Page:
One of the first bits of ``math'' you learned as a student is ordinary arithmetic: how to add and subtract two numbers, how to multiply and divide two numbers. Although you may not have realized it at the time, you were learning not only your first arithmetic, but your first group theory! However, group theory is a lot more general than ``just'' arithmetic.
A group is a set of elements that is closed with respect to an operation of composition (think ``multiplication'', although it often isn't, so people use a multiplication-like symbol, , instead of when discussing abstract groups) that turns two elements into one (not necessarily different) element:
The set of elements has to contain one special element, the identity element , such that:
Every element must have a corresponding inverse element in the group:
Finally, the composition rule has to be associative:
The simplest, and smallest, group consists of only one element, the identity element, which is its own inverse, represented by a single line:
where we see that the identity element is always its own inverse and forms all by itself a special group called the trivial group. The trivial group is denoted (or sometimes ).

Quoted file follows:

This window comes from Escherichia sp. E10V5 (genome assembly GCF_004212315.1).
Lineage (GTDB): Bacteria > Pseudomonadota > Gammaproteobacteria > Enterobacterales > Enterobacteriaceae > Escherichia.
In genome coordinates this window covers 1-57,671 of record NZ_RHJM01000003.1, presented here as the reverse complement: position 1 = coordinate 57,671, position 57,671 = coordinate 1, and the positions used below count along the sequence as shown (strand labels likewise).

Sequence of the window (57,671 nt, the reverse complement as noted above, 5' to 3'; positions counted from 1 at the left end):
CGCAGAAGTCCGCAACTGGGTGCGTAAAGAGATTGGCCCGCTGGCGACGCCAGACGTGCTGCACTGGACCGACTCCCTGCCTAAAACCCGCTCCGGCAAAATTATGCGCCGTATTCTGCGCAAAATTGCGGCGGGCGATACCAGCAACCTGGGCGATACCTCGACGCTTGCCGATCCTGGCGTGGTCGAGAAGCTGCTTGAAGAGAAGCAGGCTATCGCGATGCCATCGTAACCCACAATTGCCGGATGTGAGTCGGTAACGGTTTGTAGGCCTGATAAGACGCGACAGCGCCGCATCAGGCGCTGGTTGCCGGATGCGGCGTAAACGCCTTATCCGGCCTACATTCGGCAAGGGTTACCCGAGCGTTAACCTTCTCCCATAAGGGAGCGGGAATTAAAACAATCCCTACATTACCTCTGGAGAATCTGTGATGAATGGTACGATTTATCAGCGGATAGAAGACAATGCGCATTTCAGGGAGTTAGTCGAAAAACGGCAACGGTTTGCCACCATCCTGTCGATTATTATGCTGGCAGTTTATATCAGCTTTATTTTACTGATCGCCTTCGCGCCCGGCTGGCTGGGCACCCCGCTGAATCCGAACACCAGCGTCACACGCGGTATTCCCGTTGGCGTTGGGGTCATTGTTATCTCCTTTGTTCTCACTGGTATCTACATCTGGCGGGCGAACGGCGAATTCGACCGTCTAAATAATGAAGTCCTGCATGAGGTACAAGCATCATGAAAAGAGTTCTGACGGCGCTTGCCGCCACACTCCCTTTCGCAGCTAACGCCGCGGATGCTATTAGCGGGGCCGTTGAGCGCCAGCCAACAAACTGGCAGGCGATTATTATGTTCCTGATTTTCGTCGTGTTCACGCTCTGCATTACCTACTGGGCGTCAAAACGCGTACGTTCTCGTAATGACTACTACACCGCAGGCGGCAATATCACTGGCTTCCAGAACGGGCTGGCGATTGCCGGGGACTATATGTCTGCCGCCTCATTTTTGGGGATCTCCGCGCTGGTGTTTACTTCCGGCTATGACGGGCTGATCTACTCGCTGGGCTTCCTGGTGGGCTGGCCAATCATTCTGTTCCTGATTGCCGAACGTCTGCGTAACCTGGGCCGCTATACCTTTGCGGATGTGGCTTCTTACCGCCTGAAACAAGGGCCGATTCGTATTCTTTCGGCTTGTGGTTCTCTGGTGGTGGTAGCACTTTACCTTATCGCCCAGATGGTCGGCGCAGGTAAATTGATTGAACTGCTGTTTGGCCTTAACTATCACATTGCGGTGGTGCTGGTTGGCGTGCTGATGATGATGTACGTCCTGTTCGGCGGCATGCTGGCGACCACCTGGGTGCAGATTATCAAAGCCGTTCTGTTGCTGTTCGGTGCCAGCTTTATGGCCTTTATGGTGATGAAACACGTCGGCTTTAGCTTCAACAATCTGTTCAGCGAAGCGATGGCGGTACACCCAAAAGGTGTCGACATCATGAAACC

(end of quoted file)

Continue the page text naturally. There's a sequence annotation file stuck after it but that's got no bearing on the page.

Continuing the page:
You are familiar with a number of groups already, even though you may not have thought of them as such. The set of positive and negative integers, with the addition symbol used for composition, forms a group, with zero being the identity and a negative number being the inverse of a positive one and vice versa. The set of integers together with multiplication used as a composition rule is not a group! It is associate, it is closed, and it has an identity (the integer one) but the inverse of almost all elements is not in the group. The set of all rational numbers excluding zero forms a group with respect to multiplication (why must we exclude zero?). Mathematicians notationally write this exclusion with the symbol, for example the general multiplicative group over the set (field) of all complex numbers is denoted .